ishmael bernal’s dream film on the luna brothers

on this the national artist’s 77th birthday, as the film Heneral Luna continues to drive a rare national conversation on philippine history and heroes, here are some notes of jorge arago on a film that ishmael, until his last days, dreamed of doing.

Progress was slow on [Bernal’s] research for a film about a Filipino painter by the name of Juan Luna, whose brother Antonio, a general, was assassinated a hundred years ago last June, when Filipinos were somewhere between revolution and war. The date is important for us, for that was when the amerasia in our show-biz hearts got started. Admiral George Dewey had brought a cameraman along and I reckon that he must have gotten some interesting footage — of the Spanish clergy begging the Yanks to spare the noble and ever loyal city that today is a golf course; of the indios curiousos who crowded the shoreline of Manila Bay and for whom Admiral Dewey had his band play La Paloma and other Hispanic turns towards late afternoon while he sipped tea in the tropical heat which must have been intolerable for men in uniform; of the fury (in the absence of a sound-camera) of a predetermined battle with remnants of the Spanish armada, in which Admiral Dewey’s superior fleet suffered one casualty and that as a direct result of the humidity.

… The story of the Luna brothers is the stuff of pure cinema and lies at the very roots of our little explored Amerasian amnesia.

… Juan Luna painted in the classicist style of a time when the impressionist movement was catching on; he killed his Creole wife with the precision of a pointilist and his mother-in-law (who paid for half the rent on their Paris villa) with the inclusiveness of a socialist realist. It was also considered a sensational crime of passion triggered – as the French judiciary would conclude after a trial in which a French servant was star-witness – by culturally conditioned insanity, which was apparently the first time the idea was bandied around. The culture bit is interesting. It was no sub-culture, as we frequently refer to the world of drug-dependents; no “third world”, as the technocrats over there have gotten into the habit of referring to us island-dwellers and other infinitesimals over here.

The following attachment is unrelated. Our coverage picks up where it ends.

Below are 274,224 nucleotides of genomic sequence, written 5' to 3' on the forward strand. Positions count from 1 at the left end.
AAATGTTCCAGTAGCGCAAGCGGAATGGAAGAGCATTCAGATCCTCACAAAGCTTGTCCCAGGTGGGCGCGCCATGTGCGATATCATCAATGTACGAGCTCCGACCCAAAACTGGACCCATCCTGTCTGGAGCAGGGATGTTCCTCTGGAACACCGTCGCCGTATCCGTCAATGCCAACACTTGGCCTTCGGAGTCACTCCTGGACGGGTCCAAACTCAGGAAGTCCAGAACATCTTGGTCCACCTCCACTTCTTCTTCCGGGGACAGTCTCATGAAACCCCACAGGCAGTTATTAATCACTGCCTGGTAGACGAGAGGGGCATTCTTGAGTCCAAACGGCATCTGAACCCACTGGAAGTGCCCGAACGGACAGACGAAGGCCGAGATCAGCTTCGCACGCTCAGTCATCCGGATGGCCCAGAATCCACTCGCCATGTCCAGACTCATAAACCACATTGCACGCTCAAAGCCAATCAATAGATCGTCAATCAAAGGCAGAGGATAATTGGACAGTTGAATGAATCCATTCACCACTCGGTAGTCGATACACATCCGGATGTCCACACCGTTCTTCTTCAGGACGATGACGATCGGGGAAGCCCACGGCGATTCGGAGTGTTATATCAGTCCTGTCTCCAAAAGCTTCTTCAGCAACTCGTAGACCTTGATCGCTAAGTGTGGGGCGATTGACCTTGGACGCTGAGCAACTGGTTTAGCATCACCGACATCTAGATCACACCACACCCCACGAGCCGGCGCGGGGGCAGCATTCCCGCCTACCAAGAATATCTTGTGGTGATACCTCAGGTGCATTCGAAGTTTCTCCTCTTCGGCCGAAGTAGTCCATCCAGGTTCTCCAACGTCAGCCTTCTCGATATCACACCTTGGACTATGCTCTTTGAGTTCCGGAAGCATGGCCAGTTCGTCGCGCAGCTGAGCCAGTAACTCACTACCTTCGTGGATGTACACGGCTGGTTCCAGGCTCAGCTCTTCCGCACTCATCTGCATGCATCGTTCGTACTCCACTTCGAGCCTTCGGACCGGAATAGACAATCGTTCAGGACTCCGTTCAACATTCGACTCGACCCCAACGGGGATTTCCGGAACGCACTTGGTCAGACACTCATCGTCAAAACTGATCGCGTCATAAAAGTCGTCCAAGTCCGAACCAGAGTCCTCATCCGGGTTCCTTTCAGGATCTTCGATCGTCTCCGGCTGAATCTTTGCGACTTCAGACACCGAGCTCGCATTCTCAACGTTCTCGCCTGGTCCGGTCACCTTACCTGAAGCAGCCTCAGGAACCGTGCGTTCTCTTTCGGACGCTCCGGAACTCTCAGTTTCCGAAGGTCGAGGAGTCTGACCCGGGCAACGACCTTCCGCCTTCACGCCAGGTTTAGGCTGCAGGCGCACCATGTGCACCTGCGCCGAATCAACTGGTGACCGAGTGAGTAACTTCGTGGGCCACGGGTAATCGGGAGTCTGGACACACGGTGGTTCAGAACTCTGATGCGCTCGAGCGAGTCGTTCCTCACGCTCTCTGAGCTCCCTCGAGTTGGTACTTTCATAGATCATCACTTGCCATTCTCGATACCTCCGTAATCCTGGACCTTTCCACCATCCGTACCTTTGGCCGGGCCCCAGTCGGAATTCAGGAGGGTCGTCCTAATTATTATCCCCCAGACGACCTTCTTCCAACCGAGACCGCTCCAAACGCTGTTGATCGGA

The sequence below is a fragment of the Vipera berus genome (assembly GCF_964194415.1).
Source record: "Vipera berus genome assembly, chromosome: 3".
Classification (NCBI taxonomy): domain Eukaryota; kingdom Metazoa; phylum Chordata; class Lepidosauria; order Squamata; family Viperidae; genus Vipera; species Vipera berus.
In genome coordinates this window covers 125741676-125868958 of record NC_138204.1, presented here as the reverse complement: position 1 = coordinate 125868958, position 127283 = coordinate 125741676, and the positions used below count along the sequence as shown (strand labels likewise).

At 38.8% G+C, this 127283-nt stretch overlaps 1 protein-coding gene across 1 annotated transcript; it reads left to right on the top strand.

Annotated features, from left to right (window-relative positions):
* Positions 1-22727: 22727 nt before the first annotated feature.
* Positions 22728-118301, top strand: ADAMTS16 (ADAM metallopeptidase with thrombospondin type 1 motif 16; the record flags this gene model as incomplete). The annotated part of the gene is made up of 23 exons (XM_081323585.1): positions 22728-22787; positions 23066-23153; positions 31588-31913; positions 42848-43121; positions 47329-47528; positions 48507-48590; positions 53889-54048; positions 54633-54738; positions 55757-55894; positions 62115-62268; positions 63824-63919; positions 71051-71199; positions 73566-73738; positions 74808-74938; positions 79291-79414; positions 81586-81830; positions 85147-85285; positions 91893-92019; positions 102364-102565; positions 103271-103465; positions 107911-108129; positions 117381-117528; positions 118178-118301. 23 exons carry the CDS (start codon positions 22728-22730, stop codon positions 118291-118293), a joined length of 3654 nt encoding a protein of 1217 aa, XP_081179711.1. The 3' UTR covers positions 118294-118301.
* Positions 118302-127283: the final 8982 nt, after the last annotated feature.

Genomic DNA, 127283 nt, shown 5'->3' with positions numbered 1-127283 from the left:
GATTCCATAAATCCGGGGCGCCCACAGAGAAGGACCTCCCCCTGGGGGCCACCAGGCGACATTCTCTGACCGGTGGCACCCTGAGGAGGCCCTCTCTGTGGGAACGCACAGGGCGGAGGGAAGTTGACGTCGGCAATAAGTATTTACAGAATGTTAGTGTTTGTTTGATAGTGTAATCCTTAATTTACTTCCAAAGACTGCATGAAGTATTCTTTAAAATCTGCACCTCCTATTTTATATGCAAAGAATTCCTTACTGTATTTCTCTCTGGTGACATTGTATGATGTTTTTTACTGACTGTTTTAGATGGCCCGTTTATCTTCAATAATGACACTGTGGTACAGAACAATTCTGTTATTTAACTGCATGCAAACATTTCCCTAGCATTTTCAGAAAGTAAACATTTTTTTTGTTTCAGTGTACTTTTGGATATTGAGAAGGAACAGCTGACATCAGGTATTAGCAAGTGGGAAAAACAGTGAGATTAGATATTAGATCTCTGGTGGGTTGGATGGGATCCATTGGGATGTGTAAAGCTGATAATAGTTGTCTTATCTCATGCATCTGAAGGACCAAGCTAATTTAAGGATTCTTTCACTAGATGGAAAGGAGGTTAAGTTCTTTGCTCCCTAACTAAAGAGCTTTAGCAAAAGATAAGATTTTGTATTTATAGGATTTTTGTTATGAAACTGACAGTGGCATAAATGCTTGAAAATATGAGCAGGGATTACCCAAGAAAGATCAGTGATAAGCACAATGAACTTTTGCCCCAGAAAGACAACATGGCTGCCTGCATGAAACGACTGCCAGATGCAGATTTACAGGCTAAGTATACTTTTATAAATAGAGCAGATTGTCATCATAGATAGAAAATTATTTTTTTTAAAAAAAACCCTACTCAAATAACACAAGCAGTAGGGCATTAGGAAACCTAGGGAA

At any rate, the fellow was acquitted and, after a reclusive period when even Jose Rizal – poet, physician and propagandist of his time and a hero of ours – hesitated to communicate with him and left him well enough alone, responded to a summons from Filipinos who had just successfully mounted a revolution against Spain but now in the face-saving transition confronted foe-and-ally alike in the visiting forces of America. Luna accepted the diplomat’s job of advocating independence from the lion in his den. He was in Washington when he learned that his younger brother Antonio, hypertensive commanding general of the self-same Filipino revolutionists had been assassinated by another faction of patriots.

… Juan Luna died in Hongkong enroute to Manila. He came home to be with the dead. An uncle of the painter’s wife is a most distinguisHed scholar in Philippine history who travelled with the Americans at the turn of the century, monitoring and auditioning a variety of talents (for an ongoing shoot of the New Governmental Organization) in the course of a pacification campaign that did not bother to look into the preceding Spanish sequence and wouldn’t teach Americans enough to enable them to avoid Viet Nam. He’s supposed to have said, according to one probably apocryphal anecdote, that he understood why some men would want to kill unfaithful wives but why a dead-shot like Juan should include his mother-in-law was perplexing.